Massachusetts 15

Both as a courtesy and to comply with copyright law, please remember to credit IDEA for direct or indirect use of samples. IDEA is a free resource; please consider supporting us.

BIOGRAPHICAL INFORMATION

AGE: 57

DATE OF BIRTH (DD/MM/YYYY): 24/03/1962

PLACE OF BIRTH: Fall River, Massachusetts

GENDER: male

ETHNICITY: Asian American

OCCUPATION: property manager

EDUCATION: undergraduate degree

AREAS OF RESIDENCE OUTSIDE REPRESENTATIVE REGION FOR LONGER THAN SIX MONTHS:

The speaker has lived his entire life in eastern Massachusetts, primarily in towns located in the southwest part of the Greater Boston area: Needham, Norwood, and Wellesley. Fall River, where he was born (and also attended college), is approximately 50 miles south of Boston.

OTHER INFLUENCES ON SPEECH: N/A

The text used in our recordings of scripted speech can be found by clicking here.

RECORDED BY: Bryn Austin

DATE OF RECORDING (DD/MM/YYYY): 07/11/2019

PHONETIC TRANSCRIPTION OF SCRIPTED SPEECH: N/A

TRANSCRIBED BY: N/A

DATE OF TRANSCRIPTION (DD/MM/YYYY): N/A

ORTHOGRAPHIC TRANSCRIPTION OF UNSCRIPTED SPEECH:

It all started on a playground when I was in fourth grade in elementary school — growing up having fun on the playground, boys against the girls. A young redhead girl came out of the blue and tried to give me a kiss, and that’s when it all started. I had a fear and phobia of redheads, ‘cause of cooties. Never mind regular girls, blondes, just girls alone, but redheads stuck out for a long time.

I was single for a while, and my friend wanted to set me up, so she set me up with a friend of hers, who happened to be a redhead, and I had my doubts. I kept my guard up, uh, but it ended up workin’ out, and we became good friends, and we ended up goin’ out one night and, uh, havin’ a great time, spent a long time together. Then for some unknown reason, uh, we were supposed to get back together, and we didn’t, and I certainly didn’t call her ‘cause she was a redhead. She ended up contactin’ me; we ended up goin’ out again, having a great time. I let my guard down and discovered what a wholesome person this redhead was. So, we kept on goin’ out, and next thing you know after about seven to ten years, I was getting pressure to find a ring to marry her from her family, which I said, “Well, the diamond market’s rough.” That was my excuse; I wanted to prolong it for a little while, ended up gettin’ married, to this redhead. Then we had a son, who’s now about 19; he’s chestnut hair, almost close to redhead in the summer time. Again, I didn’t like redheads, uh, for a long time.

Coupla’ years later down the road, I get a phone call: “Can we adopt a dog?” from my son and my wife. I wanted a jet-black dog. They showed me a picture. Again, when they showed me a picture, it was basically a redhead. I said, “No way. No way, absolutely not, I already got two. I never wanted a redhead in my life. I already have two.” They brought him home, and to this day, seven years later, he’s my favorite friend.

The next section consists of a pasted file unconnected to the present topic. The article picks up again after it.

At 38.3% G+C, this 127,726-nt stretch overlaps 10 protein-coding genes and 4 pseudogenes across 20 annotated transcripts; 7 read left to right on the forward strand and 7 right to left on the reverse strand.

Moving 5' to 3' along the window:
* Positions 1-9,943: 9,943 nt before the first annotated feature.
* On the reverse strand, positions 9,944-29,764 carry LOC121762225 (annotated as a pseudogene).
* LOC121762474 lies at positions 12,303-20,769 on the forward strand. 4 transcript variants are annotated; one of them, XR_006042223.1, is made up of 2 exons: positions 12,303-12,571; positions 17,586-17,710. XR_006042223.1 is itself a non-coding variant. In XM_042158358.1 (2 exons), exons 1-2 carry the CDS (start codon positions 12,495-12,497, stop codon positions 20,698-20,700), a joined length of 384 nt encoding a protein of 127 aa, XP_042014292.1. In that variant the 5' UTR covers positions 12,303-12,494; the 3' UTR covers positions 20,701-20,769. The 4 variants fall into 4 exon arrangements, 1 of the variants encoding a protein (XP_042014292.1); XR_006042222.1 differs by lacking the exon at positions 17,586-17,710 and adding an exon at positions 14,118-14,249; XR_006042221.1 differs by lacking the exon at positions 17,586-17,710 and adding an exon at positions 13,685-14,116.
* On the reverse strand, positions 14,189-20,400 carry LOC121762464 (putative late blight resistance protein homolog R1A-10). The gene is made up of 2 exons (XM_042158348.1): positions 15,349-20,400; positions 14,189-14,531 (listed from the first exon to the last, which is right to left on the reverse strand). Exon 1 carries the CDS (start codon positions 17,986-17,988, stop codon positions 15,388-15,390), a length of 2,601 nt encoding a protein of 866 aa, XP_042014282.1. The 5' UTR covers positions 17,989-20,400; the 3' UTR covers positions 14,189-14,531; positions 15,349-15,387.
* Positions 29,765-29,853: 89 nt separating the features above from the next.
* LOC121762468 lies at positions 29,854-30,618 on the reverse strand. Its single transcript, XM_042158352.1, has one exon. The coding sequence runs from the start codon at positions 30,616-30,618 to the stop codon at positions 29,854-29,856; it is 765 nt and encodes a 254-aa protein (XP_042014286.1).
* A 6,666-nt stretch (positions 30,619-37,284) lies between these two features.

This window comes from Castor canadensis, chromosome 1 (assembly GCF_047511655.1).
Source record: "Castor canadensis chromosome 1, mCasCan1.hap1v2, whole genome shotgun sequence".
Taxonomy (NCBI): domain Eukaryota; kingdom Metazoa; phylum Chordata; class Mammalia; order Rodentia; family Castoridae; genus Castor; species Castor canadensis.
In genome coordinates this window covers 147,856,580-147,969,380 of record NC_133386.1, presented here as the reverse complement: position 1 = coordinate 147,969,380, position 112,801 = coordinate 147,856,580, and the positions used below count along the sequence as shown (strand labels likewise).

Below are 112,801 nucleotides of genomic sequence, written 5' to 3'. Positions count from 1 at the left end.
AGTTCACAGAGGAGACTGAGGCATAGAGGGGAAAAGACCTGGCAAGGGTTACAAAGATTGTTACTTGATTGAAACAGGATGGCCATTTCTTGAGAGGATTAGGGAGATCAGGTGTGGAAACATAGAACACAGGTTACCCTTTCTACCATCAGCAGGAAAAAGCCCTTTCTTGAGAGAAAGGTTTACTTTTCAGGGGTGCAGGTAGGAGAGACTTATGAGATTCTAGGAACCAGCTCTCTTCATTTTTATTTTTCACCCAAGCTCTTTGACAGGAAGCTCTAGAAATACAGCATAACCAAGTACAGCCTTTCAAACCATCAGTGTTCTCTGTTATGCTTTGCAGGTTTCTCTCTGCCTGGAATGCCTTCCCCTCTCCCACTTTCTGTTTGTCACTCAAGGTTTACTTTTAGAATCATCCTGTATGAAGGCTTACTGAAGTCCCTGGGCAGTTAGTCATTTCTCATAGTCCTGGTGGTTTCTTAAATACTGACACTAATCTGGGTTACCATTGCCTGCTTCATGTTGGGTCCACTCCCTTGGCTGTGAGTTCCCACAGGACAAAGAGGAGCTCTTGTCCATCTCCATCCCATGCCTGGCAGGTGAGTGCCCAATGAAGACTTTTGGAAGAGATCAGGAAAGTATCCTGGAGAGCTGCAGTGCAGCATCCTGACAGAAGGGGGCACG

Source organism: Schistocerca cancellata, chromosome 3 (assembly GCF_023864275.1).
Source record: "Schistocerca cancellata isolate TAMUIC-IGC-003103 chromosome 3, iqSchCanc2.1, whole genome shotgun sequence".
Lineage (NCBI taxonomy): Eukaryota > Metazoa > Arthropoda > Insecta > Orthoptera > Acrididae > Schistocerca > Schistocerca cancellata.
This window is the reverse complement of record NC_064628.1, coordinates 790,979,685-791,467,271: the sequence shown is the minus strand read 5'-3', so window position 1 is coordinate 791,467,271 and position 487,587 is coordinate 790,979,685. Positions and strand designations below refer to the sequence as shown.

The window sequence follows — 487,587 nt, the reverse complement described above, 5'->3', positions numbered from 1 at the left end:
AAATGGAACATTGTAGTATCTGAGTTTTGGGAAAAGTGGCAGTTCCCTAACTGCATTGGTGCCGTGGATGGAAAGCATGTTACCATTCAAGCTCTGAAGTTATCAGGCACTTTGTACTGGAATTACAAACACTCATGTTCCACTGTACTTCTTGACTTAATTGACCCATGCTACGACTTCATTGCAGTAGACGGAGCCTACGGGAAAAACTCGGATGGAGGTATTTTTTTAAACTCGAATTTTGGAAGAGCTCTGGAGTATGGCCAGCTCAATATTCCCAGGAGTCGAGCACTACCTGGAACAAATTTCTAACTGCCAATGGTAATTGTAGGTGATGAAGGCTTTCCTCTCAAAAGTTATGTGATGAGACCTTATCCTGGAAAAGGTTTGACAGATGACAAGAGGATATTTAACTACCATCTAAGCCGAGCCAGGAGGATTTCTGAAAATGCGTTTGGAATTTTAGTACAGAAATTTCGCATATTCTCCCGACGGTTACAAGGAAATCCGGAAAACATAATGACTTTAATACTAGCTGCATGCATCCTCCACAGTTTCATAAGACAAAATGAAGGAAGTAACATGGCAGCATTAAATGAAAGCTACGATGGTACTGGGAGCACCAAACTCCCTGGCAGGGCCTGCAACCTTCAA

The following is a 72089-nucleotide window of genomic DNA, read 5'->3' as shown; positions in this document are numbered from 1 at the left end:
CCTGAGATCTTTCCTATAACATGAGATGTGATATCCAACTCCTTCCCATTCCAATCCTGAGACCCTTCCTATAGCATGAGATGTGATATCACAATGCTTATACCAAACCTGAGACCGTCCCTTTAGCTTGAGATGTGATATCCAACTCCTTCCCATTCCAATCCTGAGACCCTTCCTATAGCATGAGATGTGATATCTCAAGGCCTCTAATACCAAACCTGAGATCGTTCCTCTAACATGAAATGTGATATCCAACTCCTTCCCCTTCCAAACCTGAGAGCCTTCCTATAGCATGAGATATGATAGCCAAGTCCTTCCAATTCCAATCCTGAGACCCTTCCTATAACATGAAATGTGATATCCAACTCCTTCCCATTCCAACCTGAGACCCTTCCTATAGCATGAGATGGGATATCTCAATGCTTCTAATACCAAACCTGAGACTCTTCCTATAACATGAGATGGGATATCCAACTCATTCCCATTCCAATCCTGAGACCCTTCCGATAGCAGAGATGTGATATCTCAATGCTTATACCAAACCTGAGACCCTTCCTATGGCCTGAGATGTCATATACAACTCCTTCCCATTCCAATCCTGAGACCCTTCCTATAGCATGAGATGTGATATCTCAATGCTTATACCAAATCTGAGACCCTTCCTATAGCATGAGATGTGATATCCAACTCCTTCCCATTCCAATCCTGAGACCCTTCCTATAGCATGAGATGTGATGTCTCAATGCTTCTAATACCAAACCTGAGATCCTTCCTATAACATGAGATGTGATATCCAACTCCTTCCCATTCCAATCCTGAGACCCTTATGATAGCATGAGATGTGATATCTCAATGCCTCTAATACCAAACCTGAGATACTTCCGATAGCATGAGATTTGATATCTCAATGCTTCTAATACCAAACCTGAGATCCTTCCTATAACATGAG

TRANSCRIBED BY: Bryn Austin

DATE OF TRANSCRIPTION (DD/MM/YYYY): 10/11/2019

PHONETIC TRANSCRIPTION OF UNSCRIPTED SPEECH: N/A

TRANSCRIBED BY: N/A

DATE OF TRANSCRIPTION (DD/MM/YYYY): N/A

SCHOLARLY COMMENTARY:

The speaker’s idiolect reflects two signature sounds of the “classic” Boston dialect: the use of [a] in the START lexical set (guard, market) and its non-rhoticity in many words (North, tower, rare, years, hair).

However, as is true of many “signature sounds” of the Boston dialect, there is some unpredictability. For example, the LETTER set is consistently non-rhotic, the NURSE lexical set is clearly rhotic, and r-coloration in the START lexical set is inconsistent. The speaker also employs some phonetic volatility in the LOT and CLOTH lexical sets: Sometimes the vowel is unrounded (job, adopt, blondes), but at other times it has some slight lip rounding (Comma, long, strong).

Other notes of interest: The speaker tends to elide /d/ when it occurs in final position and follows the [n] sound (playground, mind, friend). He also tends to use [ɪn] instead of [ɪŋ] in /-ing/ endings (surprising, singing).

COMMENTARY BY: Bryn Austin

DATE OF COMMENTARY (DD/MM/YYYY): 11/22/2019

The archive provides:

  • Recordings of accent/dialect speakers from the region you select.
  • Text of the speakers’ biographical details.
  • Scholarly commentary and analysis in some cases.
  • In most cases, an orthographic transcription of the speakers’ unscripted speech.  In a small number of cases, you will also find a narrow phonetic transcription of the sample (see Phonetic Transcriptions for a complete list).  The recordings average four minutes in length and feature both the reading of one of two standard passages, and some unscripted speech. The two passages are Comma Gets a Cure (currently our standard passage) and The Rainbow Passage (used in our earliest recordings).

For instructional materials or coaching in the accents and dialects represented here, please go to Other Dialect Services.

error: Content is protected !!